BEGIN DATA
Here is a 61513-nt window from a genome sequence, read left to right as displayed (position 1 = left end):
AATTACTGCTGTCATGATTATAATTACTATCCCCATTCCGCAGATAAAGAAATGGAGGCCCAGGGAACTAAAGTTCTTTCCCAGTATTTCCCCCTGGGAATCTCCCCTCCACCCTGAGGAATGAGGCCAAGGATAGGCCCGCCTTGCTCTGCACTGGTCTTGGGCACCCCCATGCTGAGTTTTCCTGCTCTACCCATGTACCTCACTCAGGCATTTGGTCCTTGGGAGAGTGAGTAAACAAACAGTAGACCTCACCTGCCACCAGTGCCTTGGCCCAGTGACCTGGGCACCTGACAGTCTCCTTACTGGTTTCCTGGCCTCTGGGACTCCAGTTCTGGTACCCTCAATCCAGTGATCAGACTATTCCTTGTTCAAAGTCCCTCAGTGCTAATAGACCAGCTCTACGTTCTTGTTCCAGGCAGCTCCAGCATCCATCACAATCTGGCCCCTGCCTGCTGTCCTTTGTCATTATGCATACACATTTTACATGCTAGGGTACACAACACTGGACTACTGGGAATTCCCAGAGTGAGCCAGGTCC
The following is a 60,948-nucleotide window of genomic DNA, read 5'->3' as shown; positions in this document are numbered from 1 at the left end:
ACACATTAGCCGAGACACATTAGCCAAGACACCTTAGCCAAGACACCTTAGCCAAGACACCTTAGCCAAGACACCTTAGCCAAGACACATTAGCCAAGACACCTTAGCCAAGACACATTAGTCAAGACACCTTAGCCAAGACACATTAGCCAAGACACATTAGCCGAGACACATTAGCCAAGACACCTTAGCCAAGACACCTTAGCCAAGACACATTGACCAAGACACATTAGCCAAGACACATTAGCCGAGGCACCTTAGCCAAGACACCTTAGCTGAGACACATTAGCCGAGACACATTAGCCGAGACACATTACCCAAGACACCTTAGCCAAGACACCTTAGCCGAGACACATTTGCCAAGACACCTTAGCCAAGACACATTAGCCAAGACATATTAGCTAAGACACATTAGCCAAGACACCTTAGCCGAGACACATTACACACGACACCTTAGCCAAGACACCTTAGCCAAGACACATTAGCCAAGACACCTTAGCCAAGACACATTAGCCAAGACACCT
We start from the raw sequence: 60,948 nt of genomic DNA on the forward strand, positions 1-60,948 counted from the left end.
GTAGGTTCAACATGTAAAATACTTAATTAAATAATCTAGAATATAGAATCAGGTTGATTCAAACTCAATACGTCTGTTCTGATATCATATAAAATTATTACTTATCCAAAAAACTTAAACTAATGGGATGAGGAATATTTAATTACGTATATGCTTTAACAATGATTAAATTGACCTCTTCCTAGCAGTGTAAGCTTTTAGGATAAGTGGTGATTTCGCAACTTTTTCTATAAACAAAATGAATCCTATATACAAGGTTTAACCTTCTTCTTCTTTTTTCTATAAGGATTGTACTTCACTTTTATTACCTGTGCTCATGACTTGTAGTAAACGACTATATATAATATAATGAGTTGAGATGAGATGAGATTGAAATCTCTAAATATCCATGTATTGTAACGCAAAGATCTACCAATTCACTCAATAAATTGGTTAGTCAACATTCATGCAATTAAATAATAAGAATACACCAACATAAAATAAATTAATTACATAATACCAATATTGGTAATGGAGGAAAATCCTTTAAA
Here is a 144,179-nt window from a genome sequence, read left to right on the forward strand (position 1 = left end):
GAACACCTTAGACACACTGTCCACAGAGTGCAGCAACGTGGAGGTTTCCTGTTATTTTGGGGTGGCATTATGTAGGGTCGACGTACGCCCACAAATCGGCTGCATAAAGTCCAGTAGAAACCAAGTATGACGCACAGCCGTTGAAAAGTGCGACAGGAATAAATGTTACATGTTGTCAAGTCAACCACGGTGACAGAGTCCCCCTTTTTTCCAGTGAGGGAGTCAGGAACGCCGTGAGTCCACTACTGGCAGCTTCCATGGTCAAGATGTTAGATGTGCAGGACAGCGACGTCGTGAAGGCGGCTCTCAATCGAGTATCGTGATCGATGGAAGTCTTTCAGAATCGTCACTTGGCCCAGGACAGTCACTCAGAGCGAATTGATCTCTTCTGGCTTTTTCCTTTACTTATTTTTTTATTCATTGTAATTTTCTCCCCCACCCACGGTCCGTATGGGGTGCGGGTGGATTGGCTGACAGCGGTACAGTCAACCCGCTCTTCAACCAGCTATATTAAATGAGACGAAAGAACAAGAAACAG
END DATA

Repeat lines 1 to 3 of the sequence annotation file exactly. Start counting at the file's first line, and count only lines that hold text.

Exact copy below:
Here is a 61513-nt window from a genome sequence, read left to right as displayed (position 1 = left end):
AATTACTGCTGTCATGATTATAATTACTATCCCCATTCCGCAGATAAAGAAATGGAGGCCCAGGGAACTAAAGTTCTTTCCCAGTATTTCCCCCTGGGAATCTCCCCTCCACCCTGAGGAATGAGGCCAAGGATAGGCCCGCCTTGCTCTGCACTGGTCTTGGGCACCCCCATGCTGAGTTTTCCTGCTCTACCCATGTACCTCACTCAGGCATTTGGTCCTTGGGAGAGTGAGTAAACAAACAGTAGACCTCACCTGCCACCAGTGCCTTGGCCCAGTGACCTGGGCACCTGACAGTCTCCTTACTGGTTTCCTGGCCTCTGGGACTCCAGTTCTGGTACCCTCAATCCAGTGATCAGACTATTCCTTGTTCAAAGTCCCTCAGTGCTAATAGACCAGCTCTACGTTCTTGTTCCAGGCAGCTCCAGCATCCATCACAATCTGGCCCCTGCCTGCTGTCCTTTGTCATTATGCATACACATTTTACATGCTAGGGTACACAACACTGGACTACTGGGAATTCCCAGAGTGAGCCAGGTCC
The following is a 60,948-nucleotide window of genomic DNA, read 5'->3' as shown; positions in this document are numbered from 1 at the left end: